Meghan Markle and Prince Harry Wear Matching Invictus Games Shirts to Kickoff Event in Sydney

The couple that matches polos together, stays together

The 2018 Invictus Games are officially underway — and what better way to celebrate than with matching shirts?

Following their time at Anzac Memorial, Prince Harry and Meghan Markle kicked off the Paralympic-style competition for wounded and recovering service members and veterans with the Jaguar Land Rover Driving Challenge on Saturday (local time), but not before a quick outfit change.

Meghan, 37, switched from her earlier formal ensemble to a more casual-chic look. She opted for a pair of Mother Denim black jeans and a black Invictus Games shirt with an Altuzarra Studio Acacia white blazer on top.

To finish the look, Meghan added a pair of trendy yellow Illesteva sunglasses.

Matt Baron/REX/Shutterstock
Tim Rooke/REX/Shutterstock

Meanwhile, Harry, 34, who wore his military uniform to the Anzac Memorial, also kept things casual by matching his wife in a black Invictus Games shirt — the same one he wore while scaling the Sydney Harbour Bridge yesterday — and gray pants, with his own pair of shades.

The royal couple, who announced on Monday that they are expecting their first child, arrived at Cockatoo Island on a sleek white yacht with Sydney Harbour as the scenic backdrop.

Matt Baron/REX/Shutterstock
Matt Baron/REX/Shutterstock

Once they arrived on the island, the couple hopped into an SUV, where they were driven to the racing track. While there, Meghan and Harry were introduced to several volunteers and athletes. Soon after, the Jaguar Land Rover began swerving through the cones.

Joining the couple for the day’s kickoff was Meghan’s best friend, Jessica Mulroney, who shared a photo of the Game’s harbor-side banner to her Instagram Stories. The photo has since been deleted.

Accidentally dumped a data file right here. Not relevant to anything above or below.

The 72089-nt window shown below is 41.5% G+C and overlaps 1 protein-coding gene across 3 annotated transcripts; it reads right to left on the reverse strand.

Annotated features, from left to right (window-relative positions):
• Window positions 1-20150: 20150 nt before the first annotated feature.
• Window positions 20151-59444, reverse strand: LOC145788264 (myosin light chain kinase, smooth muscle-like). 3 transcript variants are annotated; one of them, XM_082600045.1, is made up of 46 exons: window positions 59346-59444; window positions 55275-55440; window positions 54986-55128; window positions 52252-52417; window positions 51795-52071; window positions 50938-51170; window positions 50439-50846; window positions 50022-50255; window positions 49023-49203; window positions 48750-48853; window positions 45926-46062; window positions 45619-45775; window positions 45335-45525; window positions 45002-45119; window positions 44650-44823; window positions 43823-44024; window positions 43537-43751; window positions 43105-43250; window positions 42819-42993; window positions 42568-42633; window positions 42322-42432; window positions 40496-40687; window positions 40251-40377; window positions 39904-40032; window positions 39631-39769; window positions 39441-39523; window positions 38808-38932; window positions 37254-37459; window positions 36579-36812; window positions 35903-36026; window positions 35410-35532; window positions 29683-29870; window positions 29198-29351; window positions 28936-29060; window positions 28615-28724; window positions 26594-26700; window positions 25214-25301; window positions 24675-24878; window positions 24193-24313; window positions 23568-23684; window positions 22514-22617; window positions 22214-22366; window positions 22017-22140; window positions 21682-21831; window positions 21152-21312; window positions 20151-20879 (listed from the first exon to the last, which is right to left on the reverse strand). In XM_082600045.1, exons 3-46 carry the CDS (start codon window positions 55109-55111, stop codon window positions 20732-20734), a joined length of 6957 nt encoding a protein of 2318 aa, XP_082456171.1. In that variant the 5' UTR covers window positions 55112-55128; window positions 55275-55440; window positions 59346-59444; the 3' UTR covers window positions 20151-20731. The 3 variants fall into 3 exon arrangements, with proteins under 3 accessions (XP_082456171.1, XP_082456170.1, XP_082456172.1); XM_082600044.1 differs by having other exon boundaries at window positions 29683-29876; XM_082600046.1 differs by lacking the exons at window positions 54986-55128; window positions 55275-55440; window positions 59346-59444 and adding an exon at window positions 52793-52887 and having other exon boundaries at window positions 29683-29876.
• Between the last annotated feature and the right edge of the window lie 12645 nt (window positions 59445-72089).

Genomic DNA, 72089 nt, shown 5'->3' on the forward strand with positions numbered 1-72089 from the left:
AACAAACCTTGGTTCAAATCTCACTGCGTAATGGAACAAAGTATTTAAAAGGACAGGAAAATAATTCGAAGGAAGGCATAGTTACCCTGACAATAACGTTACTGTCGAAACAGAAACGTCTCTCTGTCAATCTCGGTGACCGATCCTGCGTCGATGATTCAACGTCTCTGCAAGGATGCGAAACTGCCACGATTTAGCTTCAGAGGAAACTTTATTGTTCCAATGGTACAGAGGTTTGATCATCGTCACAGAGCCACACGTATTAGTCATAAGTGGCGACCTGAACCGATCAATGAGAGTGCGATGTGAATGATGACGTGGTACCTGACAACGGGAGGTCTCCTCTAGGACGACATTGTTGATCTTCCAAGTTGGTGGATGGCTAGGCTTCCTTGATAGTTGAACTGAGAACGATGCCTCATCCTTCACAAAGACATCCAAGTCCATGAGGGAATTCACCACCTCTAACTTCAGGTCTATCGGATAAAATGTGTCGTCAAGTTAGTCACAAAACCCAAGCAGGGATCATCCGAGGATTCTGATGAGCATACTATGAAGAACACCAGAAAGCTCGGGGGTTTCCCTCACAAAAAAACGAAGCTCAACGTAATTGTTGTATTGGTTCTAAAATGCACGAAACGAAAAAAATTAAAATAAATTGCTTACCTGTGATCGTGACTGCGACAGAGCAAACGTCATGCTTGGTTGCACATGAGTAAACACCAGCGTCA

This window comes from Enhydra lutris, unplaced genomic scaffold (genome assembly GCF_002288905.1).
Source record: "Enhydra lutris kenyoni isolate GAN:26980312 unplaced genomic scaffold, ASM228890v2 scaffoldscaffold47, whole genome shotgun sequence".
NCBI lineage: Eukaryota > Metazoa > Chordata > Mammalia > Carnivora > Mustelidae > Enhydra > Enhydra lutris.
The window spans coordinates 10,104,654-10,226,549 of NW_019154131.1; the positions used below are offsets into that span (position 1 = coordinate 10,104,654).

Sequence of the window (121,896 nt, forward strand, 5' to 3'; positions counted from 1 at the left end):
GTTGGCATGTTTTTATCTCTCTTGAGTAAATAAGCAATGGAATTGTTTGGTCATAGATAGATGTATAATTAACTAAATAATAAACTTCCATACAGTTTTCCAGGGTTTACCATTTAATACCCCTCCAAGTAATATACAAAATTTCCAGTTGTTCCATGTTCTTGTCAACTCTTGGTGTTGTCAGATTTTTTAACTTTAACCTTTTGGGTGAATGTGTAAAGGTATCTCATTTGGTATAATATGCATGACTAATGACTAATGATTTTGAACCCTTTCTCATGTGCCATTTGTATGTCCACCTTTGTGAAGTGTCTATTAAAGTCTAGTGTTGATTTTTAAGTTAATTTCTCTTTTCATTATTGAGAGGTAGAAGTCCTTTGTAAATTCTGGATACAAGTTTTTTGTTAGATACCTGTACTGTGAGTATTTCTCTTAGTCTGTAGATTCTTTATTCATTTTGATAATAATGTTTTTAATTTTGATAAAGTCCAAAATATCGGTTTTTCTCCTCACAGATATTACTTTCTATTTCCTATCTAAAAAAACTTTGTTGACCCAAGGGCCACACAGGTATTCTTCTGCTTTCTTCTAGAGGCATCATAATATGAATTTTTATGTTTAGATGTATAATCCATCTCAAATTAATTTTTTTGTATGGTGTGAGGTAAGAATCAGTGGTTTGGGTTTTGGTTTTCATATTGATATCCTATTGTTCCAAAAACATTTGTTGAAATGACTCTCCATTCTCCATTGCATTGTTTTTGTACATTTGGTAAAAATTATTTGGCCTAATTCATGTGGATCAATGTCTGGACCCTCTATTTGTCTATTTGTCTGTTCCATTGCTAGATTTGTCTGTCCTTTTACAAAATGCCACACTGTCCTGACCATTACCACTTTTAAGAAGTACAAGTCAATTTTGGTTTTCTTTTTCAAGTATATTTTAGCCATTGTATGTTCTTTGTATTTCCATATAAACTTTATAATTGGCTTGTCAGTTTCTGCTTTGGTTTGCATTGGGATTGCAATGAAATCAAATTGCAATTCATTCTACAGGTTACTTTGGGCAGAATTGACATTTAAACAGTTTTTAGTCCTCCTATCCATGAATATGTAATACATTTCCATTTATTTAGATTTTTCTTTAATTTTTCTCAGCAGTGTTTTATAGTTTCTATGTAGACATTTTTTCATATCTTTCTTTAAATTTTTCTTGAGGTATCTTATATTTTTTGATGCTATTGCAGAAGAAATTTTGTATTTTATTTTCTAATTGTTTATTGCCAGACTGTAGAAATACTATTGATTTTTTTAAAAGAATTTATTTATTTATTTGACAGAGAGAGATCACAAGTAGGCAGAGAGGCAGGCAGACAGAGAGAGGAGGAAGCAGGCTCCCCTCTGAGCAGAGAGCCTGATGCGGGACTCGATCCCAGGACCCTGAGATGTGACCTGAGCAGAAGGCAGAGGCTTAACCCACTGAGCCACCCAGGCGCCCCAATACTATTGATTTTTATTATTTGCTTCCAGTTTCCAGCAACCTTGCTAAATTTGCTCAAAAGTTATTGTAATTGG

Screen Shot 2018-10-19 at 7.29.03 PM
Jessica Mulroney/Instagram

Harry and Meghan made their official public debut as a couple at last year’s Invictus Games in Toronto. They memorably arrived hand-in-hand at the event and took in a day of competitions, supporting the competitors and greeting well-wishers.

To officially usher in the 2018 edition of the Games, Prince Harry, 34, scaled the Sydney Harbour Bridge on Friday (local time) alongside Australian Prime Minister Scott Morrison.

Harry was joined for the 1,000+ step climb by volunteers and Invictus Games athletes — but his wife stayed firmly planted on the ground.

The Duke and Duchess of Sussex Visit Australia - Day 4
The Duke and Duchess of Sussex Visit Australia - Day 4

The royal couple, accompanied by the Governor of New South Wales, David Hurley, started their fifth day of the tour at the official opening of the enhanced Anzac Memorial. Anzac Day commemorates the first major battle involving Australian and New Zealand forces during World War One.

While there, Meghan and Harry received a tour of the new education and interpretation facilities and the Hall of Silence where the sculpture “Sacrifice” stands. The official opening was also attended by Australian Prime Minister Scott Morrison and Premier of New South Wales, Gladys Berejiklian.

Ian Vogler - Pool/Getty
Ryan Pierse/Getty

The ceremony began with an opening speech and musical procession before the royal couple entered and sat in the front row of the crowd.

Together, Meghan and Harry carried a wreath to the memorial stairs and hung it on a stand, before the prince saluted in honor of the fallen veterans.

During the ceremony, planes from the number 76 quadrant in New Castle, which provide introductory preparation courses for fighter pilots, flew overhead.

RELATED VIDEO: Prince Harry and Meghan Markle Kick Off Their First Royal Tour in Sydney

The choir at the memorial also sang “I vow to thee my country,” Princess Diana‘s favorite hymn from her schooldays, sung both at her wedding in 1981 and her funeral in 1997.

Next up for the royal couple is a welcoming reception, hosted by the Premier of New South Wales, before wrapping their fifth day at the Invictus Games Opening Ceremony on the forecourt of the Sydney Opera House.

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